It’s one of those almost unavoidable moments in life. Most times you see it coming; sometimes it sneaks up on you. Most times it hurts like hell, sometimes you don’t mind doing it. Sometimes it’s the right thing to do; most times it’s a catastrophic mistake. Almost all times, it sucks when it’s done to you.
Breakups are either the easiest or the hardest part of a relationship. Like most things in life, it involves too many variables, the only constants being the fact that it’s the end of the relationship and the fact that it’s always difficult because –it’s a break up.
On paper, if you’re breaking up with someone for the right reasons, it should be easy. When your boyfriend or girlfriend ignores you, lies to you, and cheats on you or whatever other reason they may have. Logically, it is already over, but you keep thinking there’s a reason you were together in the first place. That reason is what makes breaking up so hard.
Ending a relationship is even harder when your reasons are hard to explain or just plain bogus. This mainly applies to those people who get put-off by the little things. One relationship actually ended because this guy hash-tagged and ex-girlfriend’s name on twitter. A more common idiotic reason is when a couple’s Facebook relationship statuses do not match. For example; if one Facebook relationship status reads ‘complicated’ and the others’ says, ‘engaged’. Explaining that to the person you are breaking up with is like rocket science.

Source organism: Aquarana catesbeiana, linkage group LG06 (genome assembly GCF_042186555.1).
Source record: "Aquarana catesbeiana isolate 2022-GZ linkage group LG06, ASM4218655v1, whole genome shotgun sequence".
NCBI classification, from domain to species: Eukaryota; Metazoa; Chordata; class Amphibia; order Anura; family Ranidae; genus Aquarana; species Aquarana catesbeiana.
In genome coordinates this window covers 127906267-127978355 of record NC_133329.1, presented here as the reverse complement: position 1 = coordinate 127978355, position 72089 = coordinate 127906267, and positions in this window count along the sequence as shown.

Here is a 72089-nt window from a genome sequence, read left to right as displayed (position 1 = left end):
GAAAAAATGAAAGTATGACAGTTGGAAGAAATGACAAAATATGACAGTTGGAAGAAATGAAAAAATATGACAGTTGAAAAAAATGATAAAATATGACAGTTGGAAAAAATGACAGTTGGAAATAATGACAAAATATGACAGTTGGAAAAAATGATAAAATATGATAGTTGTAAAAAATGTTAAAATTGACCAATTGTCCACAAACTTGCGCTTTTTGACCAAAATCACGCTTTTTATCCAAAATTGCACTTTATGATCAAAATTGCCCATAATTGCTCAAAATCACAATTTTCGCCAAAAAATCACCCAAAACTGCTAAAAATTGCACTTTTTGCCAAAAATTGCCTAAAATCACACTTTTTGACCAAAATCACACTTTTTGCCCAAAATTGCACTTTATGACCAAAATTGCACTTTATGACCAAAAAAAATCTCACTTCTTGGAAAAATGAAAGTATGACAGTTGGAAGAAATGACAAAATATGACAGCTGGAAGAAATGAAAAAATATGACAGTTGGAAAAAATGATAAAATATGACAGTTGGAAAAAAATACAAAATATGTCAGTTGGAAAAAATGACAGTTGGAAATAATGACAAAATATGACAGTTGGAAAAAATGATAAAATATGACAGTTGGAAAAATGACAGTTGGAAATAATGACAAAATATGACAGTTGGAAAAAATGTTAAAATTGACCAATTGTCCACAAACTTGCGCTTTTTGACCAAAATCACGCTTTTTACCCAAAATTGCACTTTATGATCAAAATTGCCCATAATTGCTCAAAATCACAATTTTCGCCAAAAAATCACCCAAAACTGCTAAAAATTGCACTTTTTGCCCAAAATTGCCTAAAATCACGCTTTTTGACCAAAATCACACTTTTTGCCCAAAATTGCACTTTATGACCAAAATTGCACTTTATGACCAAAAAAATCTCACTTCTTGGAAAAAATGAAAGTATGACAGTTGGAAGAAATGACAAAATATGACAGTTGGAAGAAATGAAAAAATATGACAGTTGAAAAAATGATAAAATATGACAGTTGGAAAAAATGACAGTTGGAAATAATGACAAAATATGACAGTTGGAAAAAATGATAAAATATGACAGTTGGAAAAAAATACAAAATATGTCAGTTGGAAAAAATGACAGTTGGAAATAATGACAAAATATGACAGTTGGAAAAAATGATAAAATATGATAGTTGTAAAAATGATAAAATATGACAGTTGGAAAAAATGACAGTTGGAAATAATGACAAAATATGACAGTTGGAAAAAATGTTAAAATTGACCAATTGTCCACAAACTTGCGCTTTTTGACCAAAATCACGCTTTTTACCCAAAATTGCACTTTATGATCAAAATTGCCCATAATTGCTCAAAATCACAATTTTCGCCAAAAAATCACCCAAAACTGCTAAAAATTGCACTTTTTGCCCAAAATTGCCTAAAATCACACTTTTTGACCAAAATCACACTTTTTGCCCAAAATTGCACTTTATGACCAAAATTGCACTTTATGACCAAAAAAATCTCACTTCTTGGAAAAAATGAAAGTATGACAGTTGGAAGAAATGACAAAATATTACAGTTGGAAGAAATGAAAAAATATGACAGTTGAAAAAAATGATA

There are always those cliché breakup lines that almost everyone uses like “It’s not you, it’s me” or “You’re a wonderful person and you deserve better than me”. If you use either of these lines, there’s an 80 percent chance you are lying through your teeth, most likely to protect you from the actual reason (your complete disregard for personal hygiene, your terrible accent, your lopsided sense of humor, etc).
The hardest part of a breakup is choosing how to do it. Face to face might be the hardest, but it is the most personal and shows a certain level of respect for the person. A phone call would suffice as well, seeing as it still preserves the personal touch. A handwritten letter is quaint but courteous. Any electronic device is just stupid. Texting someone, “It’s not you, it’s me” is just downright disrespectful, insulting even.
However you choose to do it, whatever your reasons, partners involved are bound to get hurt one way or another. Keep in mind that it is not the end for either of you, after all, “every finish line is the beginning of a new race”.